TX Studio: Dallas Composer Quinn Mason’s Clear Vision

Remember the age-old maxim, Know Thyself? Dallas’ Quinn Mason is crystal clear on his identity as a composer.

“I specialize 110 percent in the orchestra,” Mason says. “I grew up around the orchestra, and my mentors were professional musicians. The orchestra is where my heart is.”

That’s where Mason’s work is, too. The Utah Symphony will premiere his Sonorous, a trombone concerto, in February. He’s busy now with Every New Day, a piano concerto that new-music specialist Lara Downes will premiere with the New Haven (Conn.) Symphony in May. In the meantime, a youth orchestra will treat Mason to the first performance of his music at Carnegie Hall, and other works of his will bubble up across the United States.

Mason began studying the piano in school when he was around 10 years old. He enjoyed improvising, he says, and that may have been his start as a composer. But a concert by the Dallas Symphony Orchestra also helped set his course.

“It was a school field trip,” Mason recalls. “They were playing Peter and the Wolf, and Sting was narrating. That was my first time seeing an orchestra in person. It inspired so many amazing feelings. … It inspired me to explore the orchestra more.” He discovered classical music “on my own.”

“I listened to the radio a lot,” Mason recalls. “I used to live near a thrift store that carried classical music recordings. It was there that I first heard recordings by Herbert von Karajan and the Berlin Philharmonic, and stuff like the Mozart symphonies and the Beethoven symphonies.”

“Every time I listen to Beethoven’s Fifth Symphony, it’s almost like he’s there speaking to us,” he continues. “It’s phenomenal, the power that piece still has, 200 years after it was written. You listen to Stravinsky’s The Rite of Spring—it’s my favorite piece, by the way—and it’s almost like he’s there beating us over the head. Man, the power that piece has. It’s over 100 years old, but it doesn’t feel like it.”

As Mason was getting his first taste of all that, he served as percussion-section leader in the North Dallas High School band, whose director became a mentor—giving him opportunities to compose and conduct. A week after graduation, the budding musician started classes at Richland College. “I got no summer break that year,” he says, with zero regret in his voice. Prizes in competition contests gave his career its first impetus.

Commissions—including one from the Dallas Symphony—continued to come in as Mason moved on to study at Texas Christian University and Southern Methodist University. With his career taking off, he left academia without completing a degree.

No diploma? No problem.

“You know what? Nobody ever asks about it,” Mason says. “When it comes to my profession, I’m now almost 10 years into it. It’s about whether you can do the work. Can you show up? Do you have the product—the product that satisfies the audience, the orchestra, the players? If you conduct, do you know the music? Do you have the technique? Nobody asks for a degree.”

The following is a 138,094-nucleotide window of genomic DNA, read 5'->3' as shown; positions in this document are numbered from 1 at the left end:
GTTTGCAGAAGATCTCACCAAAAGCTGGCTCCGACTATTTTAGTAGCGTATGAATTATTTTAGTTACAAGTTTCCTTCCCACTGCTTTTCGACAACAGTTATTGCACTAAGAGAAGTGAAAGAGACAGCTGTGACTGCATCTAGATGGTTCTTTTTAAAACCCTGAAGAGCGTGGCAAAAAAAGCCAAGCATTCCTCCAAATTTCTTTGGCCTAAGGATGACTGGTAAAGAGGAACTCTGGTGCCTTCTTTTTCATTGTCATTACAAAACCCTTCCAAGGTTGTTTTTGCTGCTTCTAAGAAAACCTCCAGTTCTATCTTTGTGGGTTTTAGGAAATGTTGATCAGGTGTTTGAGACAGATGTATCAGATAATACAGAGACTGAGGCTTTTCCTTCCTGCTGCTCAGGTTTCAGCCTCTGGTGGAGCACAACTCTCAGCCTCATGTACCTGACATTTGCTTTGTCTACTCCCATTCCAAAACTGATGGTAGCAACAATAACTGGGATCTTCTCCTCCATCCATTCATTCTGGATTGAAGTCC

A teacher of Mason’s once told him to aim for music that communicates “from soul to soul,” he recalls. That resonated with him.

“I started … creating music that reflected my own experiences in the world—but in a way that could connect with people who have never met me or who have never heard my music before,” Mason says. “It’s music that I hope one hears and latches onto and says, ‘I hear myself in that.’”

Mason honors victims of racial violence in Reflection on a Memorial, premiered by the Dallas Symphony in 2020. Venturing into an imaginary realm, he evokes a princess who lives in the sky in Princesa de la Luna, which Houston’s ROCO introduced in 2021. And for all his devotion to the orchestra, Mason acknowledges that wind ensembles—such as the Dallas Winds and the accomplished groups at big Texas universities—also offer colors that he enjoys exploring through  his music.

In his time left over after composing, Mason has kept cultivating his skills at conducting, which he first tried in high school. In workshops and festivals, he has coached with podium veterans such as Marin Alsop, former director of the Baltimore Symphony, and Miguel Harth-Bedoya, former leader of the Fort Worth Symphony.  The Dallas Symphony, Houston Ballet and an array of other U.S. groups have enlisted Mason as guest conductor. He sees this as more than a sideline.

“I feel like my career path is going to change this decade—more toward conducting,” Mason says. “I still will compose, just not as much as I do now.” Everyone has heard the standard repertoire “a thousand times,” he acknowledges, but he’s undaunted. “How many times have we heard the Beethoven Fifth? There are still new things to say with that piece. There are things I want to say with that piece.”